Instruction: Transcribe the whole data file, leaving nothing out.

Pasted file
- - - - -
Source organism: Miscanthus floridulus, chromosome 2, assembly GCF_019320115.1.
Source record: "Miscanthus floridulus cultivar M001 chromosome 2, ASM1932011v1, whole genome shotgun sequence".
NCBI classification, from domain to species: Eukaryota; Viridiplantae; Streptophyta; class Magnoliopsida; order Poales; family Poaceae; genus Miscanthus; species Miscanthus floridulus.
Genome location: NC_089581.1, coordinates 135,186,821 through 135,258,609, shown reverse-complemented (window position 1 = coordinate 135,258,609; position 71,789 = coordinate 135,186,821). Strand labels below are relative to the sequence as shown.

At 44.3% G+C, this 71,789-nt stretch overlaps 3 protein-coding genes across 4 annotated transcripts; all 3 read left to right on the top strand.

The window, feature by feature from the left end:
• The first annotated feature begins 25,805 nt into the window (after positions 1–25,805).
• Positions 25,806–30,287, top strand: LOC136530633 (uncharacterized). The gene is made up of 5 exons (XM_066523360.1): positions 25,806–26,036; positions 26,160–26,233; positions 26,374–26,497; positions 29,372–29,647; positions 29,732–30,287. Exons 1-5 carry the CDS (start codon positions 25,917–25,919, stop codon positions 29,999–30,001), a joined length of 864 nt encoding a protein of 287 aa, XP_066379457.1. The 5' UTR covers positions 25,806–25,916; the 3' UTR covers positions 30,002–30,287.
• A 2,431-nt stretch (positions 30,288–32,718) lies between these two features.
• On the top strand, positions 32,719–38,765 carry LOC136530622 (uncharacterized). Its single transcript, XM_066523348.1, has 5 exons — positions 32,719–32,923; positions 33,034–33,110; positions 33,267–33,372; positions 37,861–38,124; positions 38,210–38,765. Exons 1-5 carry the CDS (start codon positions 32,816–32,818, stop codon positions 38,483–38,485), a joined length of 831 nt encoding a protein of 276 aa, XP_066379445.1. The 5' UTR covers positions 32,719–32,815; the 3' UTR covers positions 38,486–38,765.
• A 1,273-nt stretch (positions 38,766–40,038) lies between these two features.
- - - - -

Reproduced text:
Source organism: Miscanthus floridulus, chromosome 2, assembly GCF_019320115.1.
Source record: "Miscanthus floridulus cultivar M001 chromosome 2, ASM1932011v1, whole genome shotgun sequence".
NCBI classification, from domain to species: Eukaryota; Viridiplantae; Streptophyta; class Magnoliopsida; order Poales; family Poaceae; genus Miscanthus; species Miscanthus floridulus.
Genome location: NC_089581.1, coordinates 135,186,821 through 135,258,609, shown reverse-complemented (window position 1 = coordinate 135,258,609; position 71,789 = coordinate 135,186,821). Strand labels below are relative to the sequence as shown.

At 44.3% G+C, this 71,789-nt stretch overlaps 3 protein-coding genes across 4 annotated transcripts; all 3 read left to right on the top strand.

The window, feature by feature from the left end:
• The first annotated feature begins 25,805 nt into the window (after positions 1–25,805).
• Positions 25,806–30,287, top strand: LOC136530633 (uncharacterized). The gene is made up of 5 exons (XM_066523360.1): positions 25,806–26,036; positions 26,160–26,233; positions 26,374–26,497; positions 29,372–29,647; positions 29,732–30,287. Exons 1-5 carry the CDS (start codon positions 25,917–25,919, stop codon positions 29,999–30,001), a joined length of 864 nt encoding a protein of 287 aa, XP_066379457.1. The 5' UTR covers positions 25,806–25,916; the 3' UTR covers positions 30,002–30,287.
• A 2,431-nt stretch (positions 30,288–32,718) lies between these two features.
• On the top strand, positions 32,719–38,765 carry LOC136530622 (uncharacterized). Its single transcript, XM_066523348.1, has 5 exons — positions 32,719–32,923; positions 33,034–33,110; positions 33,267–33,372; positions 37,861–38,124; positions 38,210–38,765. Exons 1-5 carry the CDS (start codon positions 32,816–32,818, stop codon positions 38,483–38,485), a joined length of 831 nt encoding a protein of 276 aa, XP_066379445.1. The 5' UTR covers positions 32,719–32,815; the 3' UTR covers positions 38,486–38,765.
• A 1,273-nt stretch (positions 38,766–40,038) lies between these two features.